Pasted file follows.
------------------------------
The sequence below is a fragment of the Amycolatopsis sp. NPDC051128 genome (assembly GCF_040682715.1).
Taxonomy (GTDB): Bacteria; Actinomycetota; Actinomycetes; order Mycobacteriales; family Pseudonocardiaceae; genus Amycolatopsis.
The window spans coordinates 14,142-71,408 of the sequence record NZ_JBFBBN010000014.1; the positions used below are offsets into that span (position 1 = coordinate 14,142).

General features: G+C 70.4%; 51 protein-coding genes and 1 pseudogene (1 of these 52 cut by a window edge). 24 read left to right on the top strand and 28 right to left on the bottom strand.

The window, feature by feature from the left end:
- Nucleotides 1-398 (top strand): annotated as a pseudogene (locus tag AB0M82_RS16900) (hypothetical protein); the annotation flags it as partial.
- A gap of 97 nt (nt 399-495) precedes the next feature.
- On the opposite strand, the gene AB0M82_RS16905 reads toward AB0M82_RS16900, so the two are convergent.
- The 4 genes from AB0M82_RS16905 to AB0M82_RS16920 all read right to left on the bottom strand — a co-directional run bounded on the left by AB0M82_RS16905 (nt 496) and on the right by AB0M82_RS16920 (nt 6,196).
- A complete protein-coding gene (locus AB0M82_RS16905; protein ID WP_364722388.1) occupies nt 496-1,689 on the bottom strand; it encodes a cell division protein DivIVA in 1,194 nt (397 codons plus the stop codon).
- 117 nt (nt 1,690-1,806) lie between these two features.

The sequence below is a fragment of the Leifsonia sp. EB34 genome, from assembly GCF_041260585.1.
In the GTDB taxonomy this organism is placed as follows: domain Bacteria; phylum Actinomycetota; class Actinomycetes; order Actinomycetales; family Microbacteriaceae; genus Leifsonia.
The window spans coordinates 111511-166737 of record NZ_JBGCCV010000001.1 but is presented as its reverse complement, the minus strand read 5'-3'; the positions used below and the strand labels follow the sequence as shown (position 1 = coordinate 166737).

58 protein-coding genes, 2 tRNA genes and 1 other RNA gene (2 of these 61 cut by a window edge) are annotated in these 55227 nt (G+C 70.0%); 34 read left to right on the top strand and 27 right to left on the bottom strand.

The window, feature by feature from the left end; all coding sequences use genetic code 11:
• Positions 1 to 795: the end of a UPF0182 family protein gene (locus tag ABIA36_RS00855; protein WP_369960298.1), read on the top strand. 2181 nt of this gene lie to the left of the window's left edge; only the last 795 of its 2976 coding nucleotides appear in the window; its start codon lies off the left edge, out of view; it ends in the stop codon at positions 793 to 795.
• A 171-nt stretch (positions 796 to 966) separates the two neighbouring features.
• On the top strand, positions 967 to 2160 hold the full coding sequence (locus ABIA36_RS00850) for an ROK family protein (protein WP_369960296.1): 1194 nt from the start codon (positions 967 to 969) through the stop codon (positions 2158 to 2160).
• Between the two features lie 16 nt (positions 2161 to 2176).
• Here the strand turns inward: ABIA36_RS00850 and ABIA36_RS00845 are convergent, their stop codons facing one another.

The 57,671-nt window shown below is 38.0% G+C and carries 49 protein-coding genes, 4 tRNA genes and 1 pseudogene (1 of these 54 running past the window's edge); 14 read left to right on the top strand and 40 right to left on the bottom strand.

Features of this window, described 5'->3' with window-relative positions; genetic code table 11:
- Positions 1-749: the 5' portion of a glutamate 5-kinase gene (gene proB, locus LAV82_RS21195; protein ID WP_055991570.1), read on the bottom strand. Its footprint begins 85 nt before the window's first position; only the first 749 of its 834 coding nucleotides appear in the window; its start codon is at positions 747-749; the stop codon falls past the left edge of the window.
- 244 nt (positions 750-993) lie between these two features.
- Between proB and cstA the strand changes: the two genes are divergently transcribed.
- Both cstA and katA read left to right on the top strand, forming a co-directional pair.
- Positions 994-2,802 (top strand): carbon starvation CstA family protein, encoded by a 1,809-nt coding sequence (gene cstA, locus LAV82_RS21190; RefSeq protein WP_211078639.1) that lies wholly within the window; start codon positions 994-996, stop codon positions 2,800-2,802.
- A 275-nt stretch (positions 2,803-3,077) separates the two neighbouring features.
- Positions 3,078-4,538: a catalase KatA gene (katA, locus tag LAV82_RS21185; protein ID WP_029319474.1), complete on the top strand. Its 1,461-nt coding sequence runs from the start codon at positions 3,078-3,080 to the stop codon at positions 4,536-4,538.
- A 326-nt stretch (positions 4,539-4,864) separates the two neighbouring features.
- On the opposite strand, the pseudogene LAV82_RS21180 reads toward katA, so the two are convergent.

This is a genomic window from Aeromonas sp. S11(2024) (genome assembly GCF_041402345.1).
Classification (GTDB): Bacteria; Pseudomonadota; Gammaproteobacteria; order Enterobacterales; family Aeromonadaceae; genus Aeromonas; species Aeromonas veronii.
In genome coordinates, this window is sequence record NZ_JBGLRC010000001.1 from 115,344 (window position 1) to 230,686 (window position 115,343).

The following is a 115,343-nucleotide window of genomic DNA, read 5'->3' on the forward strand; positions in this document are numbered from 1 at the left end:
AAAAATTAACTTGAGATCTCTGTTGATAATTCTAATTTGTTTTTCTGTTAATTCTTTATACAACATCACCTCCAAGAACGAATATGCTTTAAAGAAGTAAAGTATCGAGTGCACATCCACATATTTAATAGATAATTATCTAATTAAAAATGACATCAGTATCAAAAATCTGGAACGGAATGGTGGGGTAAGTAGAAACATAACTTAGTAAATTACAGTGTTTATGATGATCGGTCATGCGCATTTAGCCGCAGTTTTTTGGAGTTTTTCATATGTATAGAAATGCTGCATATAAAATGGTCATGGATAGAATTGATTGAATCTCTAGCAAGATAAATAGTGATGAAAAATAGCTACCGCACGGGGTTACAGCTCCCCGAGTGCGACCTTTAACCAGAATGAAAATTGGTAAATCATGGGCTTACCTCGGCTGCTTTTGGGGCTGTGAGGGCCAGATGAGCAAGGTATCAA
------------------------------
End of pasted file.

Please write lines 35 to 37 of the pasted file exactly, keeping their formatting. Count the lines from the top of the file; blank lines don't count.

In genome coordinates, this window is sequence record NZ_JBGLRC010000001.1 from 115,344 (window position 1) to 230,686 (window position 115,343).

The following is a 115,343-nucleotide window of genomic DNA, read 5'->3' on the forward strand; positions in this document are numbered from 1 at the left end:
AAAAATTAACTTGAGATCTCTGTTGATAATTCTAATTTGTTTTTCTGTTAATTCTTTATACAACATCACCTCCAAGAACGAATATGCTTTAAAGAAGTAAAGTATCGAGTGCACATCCACATATTTAATAGATAATTATCTAATTAAAAATGACATCAGTATCAAAAATCTGGAACGGAATGGTGGGGTAAGTAGAAACATAACTTAGTAAATTACAGTGTTTATGATGATCGGTCATGCGCATTTAGCCGCAGTTTTTTGGAGTTTTTCATATGTATAGAAATGCTGCATATAAAATGGTCATGGATAGAATTGATTGAATCTCTAGCAAGATAAATAGTGATGAAAAATAGCTACCGCACGGGGTTACAGCTCCCCGAGTGCGACCTTTAACCAGAATGAAAATTGGTAAATCATGGGCTTACCTCGGCTGCTTTTGGGGCTGTGAGGGCCAGATGAGCAAGGTATCAA